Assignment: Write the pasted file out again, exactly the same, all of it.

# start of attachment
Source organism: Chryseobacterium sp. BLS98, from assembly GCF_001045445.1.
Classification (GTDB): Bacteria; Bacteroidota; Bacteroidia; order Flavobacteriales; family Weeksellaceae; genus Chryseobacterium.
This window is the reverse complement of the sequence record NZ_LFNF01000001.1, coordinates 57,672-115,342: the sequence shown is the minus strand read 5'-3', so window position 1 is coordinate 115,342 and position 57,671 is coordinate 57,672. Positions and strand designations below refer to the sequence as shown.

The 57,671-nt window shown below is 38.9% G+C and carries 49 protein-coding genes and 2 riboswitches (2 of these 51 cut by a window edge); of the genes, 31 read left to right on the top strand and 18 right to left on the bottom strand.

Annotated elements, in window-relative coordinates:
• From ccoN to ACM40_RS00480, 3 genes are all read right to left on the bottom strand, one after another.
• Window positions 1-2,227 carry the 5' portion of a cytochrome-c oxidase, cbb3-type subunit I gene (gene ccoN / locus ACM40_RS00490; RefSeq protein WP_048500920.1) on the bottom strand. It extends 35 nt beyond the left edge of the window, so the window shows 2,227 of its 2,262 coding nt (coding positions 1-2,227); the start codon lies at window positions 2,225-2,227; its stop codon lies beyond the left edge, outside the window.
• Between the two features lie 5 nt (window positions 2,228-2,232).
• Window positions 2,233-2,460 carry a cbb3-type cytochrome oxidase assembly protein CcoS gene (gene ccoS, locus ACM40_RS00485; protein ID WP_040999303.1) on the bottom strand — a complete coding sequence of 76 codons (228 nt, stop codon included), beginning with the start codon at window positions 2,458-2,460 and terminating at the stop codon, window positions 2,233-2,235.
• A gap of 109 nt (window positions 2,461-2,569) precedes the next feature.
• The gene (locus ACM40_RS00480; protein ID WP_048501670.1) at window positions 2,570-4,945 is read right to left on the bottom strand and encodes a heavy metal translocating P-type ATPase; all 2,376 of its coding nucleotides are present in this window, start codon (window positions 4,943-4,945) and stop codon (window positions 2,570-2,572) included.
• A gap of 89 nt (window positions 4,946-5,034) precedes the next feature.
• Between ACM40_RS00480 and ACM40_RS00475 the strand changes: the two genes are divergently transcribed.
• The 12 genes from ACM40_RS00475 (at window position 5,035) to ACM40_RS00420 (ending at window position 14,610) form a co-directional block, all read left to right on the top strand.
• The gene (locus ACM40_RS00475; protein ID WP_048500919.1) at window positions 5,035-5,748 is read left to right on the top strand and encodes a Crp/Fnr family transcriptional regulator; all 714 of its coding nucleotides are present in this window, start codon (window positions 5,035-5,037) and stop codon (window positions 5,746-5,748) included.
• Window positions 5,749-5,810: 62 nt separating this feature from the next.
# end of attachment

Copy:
Source organism: Chryseobacterium sp. BLS98, from assembly GCF_001045445.1.
Classification (GTDB): Bacteria; Bacteroidota; Bacteroidia; order Flavobacteriales; family Weeksellaceae; genus Chryseobacterium.
This window is the reverse complement of the sequence record NZ_LFNF01000001.1, coordinates 57,672-115,342: the sequence shown is the minus strand read 5'-3', so window position 1 is coordinate 115,342 and position 57,671 is coordinate 57,672. Positions and strand designations below refer to the sequence as shown.

The 57,671-nt window shown below is 38.9% G+C and carries 49 protein-coding genes and 2 riboswitches (2 of these 51 cut by a window edge); of the genes, 31 read left to right on the top strand and 18 right to left on the bottom strand.

Annotated elements, in window-relative coordinates:
• From ccoN to ACM40_RS00480, 3 genes are all read right to left on the bottom strand, one after another.
• Window positions 1-2,227 carry the 5' portion of a cytochrome-c oxidase, cbb3-type subunit I gene (gene ccoN / locus ACM40_RS00490; RefSeq protein WP_048500920.1) on the bottom strand. It extends 35 nt beyond the left edge of the window, so the window shows 2,227 of its 2,262 coding nt (coding positions 1-2,227); the start codon lies at window positions 2,225-2,227; its stop codon lies beyond the left edge, outside the window.
• Between the two features lie 5 nt (window positions 2,228-2,232).
• Window positions 2,233-2,460 carry a cbb3-type cytochrome oxidase assembly protein CcoS gene (gene ccoS, locus ACM40_RS00485; protein ID WP_040999303.1) on the bottom strand — a complete coding sequence of 76 codons (228 nt, stop codon included), beginning with the start codon at window positions 2,458-2,460 and terminating at the stop codon, window positions 2,233-2,235.
• A gap of 109 nt (window positions 2,461-2,569) precedes the next feature.
• The gene (locus ACM40_RS00480; protein ID WP_048501670.1) at window positions 2,570-4,945 is read right to left on the bottom strand and encodes a heavy metal translocating P-type ATPase; all 2,376 of its coding nucleotides are present in this window, start codon (window positions 4,943-4,945) and stop codon (window positions 2,570-2,572) included.
• A gap of 89 nt (window positions 4,946-5,034) precedes the next feature.
• Between ACM40_RS00480 and ACM40_RS00475 the strand changes: the two genes are divergently transcribed.
• The 12 genes from ACM40_RS00475 (at window position 5,035) to ACM40_RS00420 (ending at window position 14,610) form a co-directional block, all read left to right on the top strand.
• The gene (locus ACM40_RS00475; protein ID WP_048500919.1) at window positions 5,035-5,748 is read left to right on the top strand and encodes a Crp/Fnr family transcriptional regulator; all 714 of its coding nucleotides are present in this window, start codon (window positions 5,035-5,037) and stop codon (window positions 5,746-5,748) included.
• Window positions 5,749-5,810: 62 nt separating this feature from the next.